A Guide to Treasury Bond ETFs

A Guide to Treasury Bond ETFs

With yields on Treasury bonds above 5%, Treasuries look particularly compelling.

Reviewed by: etf.com Staff
Edited by: Mark Nacinovich

A sleepy corner of the financial markets has suddenly become the center of attention. Treasury bonds aren’t known for being particularly exciting, but that has changed over the past year as their yields have risen to levels last since a decade and a half ago. 

For investors who want to get in on the excitement—or who just want to take advantage of the current high yields—there’s perhaps no better way to do so than with exchange-traded funds.  

What Are Treasury Bonds? 

Treasury bonds are debt securities issued by the U.S. federal government that are considered to be “risk free.” An investor in a Treasury bond will get paid back in full at the time of maturity. 

“Treasury bonds” is an umbrella term that refers to several different flavors of Treasury securities. The most popular are bills, which have terms of a year or less; notes, which have terms of between two and 10 years; and bonds, which have terms of 20 to 30 years.  

In addition to regular Treasuries, the federal government issues Treasury Inflation-Protected Securities, or TIPS, and floating-rate notes, or FRNs. 

Each type of Treasury has different risk/reward characteristics, but all of them share one important attribute: They have no credit risk. 

No Default Risk 

Unlike bonds issued by other entities, U.S. Treasuries are guaranteed to be paid back in full and on time. That, however, doesn’t mean that investors in these bonds can’t lose money. 

The primary risk that investors in Treasuries face is interest rate risk, or the fluctuations in a bond’s price caused by changes in interest rates.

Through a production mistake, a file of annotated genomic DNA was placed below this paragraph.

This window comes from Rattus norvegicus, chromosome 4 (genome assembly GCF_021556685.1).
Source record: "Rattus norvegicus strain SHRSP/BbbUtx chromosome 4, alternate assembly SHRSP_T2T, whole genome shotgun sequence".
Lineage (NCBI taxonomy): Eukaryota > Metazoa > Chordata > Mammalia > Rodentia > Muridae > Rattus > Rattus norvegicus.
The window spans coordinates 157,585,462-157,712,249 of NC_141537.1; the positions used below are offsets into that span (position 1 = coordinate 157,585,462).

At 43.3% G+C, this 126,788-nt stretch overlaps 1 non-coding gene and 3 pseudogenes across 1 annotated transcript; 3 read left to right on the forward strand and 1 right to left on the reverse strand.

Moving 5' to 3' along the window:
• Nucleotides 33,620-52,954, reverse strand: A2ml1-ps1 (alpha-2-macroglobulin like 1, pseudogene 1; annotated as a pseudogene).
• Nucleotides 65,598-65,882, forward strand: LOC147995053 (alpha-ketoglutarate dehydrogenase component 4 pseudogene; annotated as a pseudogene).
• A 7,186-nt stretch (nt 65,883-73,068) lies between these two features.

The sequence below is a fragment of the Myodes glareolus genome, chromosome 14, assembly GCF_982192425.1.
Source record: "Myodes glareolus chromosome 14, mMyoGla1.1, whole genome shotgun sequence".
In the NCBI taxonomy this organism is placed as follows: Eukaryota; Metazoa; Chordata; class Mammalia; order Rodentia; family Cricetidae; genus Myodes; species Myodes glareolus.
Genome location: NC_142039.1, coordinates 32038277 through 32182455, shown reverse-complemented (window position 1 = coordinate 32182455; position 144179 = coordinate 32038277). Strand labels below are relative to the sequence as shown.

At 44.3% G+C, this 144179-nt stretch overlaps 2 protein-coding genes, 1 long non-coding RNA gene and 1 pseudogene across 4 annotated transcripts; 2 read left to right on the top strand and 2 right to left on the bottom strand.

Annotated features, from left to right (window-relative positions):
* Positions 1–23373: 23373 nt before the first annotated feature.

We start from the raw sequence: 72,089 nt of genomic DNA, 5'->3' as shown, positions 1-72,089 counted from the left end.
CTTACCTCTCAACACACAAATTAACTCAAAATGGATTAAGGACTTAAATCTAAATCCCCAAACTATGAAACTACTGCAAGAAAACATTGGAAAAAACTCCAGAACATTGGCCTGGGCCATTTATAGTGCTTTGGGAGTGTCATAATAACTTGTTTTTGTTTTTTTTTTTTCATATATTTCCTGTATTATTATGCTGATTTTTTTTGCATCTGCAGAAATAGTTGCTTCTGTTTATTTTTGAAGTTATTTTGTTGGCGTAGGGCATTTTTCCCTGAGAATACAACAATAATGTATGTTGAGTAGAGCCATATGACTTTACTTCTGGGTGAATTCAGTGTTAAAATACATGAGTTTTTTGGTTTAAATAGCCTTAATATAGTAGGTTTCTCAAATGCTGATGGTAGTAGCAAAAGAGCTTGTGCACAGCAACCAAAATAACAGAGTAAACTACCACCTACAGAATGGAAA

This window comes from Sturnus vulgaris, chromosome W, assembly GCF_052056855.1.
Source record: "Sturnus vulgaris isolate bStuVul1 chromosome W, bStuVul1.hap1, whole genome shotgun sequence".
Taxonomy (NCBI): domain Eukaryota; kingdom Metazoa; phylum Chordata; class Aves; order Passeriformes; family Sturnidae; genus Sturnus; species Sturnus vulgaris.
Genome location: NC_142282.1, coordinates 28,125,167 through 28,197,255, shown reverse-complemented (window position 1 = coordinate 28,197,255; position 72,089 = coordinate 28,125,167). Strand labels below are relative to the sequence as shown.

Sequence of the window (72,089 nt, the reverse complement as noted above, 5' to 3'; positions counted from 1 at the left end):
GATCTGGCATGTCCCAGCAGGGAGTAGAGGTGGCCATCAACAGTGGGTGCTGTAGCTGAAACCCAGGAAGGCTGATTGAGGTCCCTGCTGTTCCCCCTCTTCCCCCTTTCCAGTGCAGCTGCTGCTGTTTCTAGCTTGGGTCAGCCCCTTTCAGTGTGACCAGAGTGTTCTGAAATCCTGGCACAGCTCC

Usually, the shorter a Treasury’s term, the less interest rate risk it has, while the longer its term, the more interest rate risk it has. 

In that regard, T-bills are the safest Treasuries, while long bonds with terms of up to 30 years are the riskiest. 

That doesn’t mean that T-bills are better than long bonds, though. Sometimes investors want the greater interest rate sensitivity that comes with longer-term bonds. 

More duration, or interest rate sensitivity, can pay off if interest rates go down, pushing bond prices up. 

Inflation Protection  

TIPS work in the same way as traditional Treasuries in the sense that they have varying terms of up to 30 years. Their price also moves in the opposite direction to that of interest rates. 

But investors in TIPS get an added benefit in that they are protected from unexpected inflation. TIPS’ principal value is adjusted upward based on the rate of inflation, as measured by the Consumer Price Index.  

Because of this inflation protection, TIPS are viewed on a “real interest rate” basis—the yield investors receive after accounting for expected inflation. 

Generally, investors are better off in TIPS compared with normal Treasuries when inflation is higher than expected, while they are better off in normal Treasuries when inflation is lower than expected.  

Interest Rate Risk  

As you can see, while Treasuries are all on equal footing when it comes to credit risk, they vary quite a bit when it comes to interest rate risk—and that’s the primary dimension that investors look at when choosing which Treasuries to buy.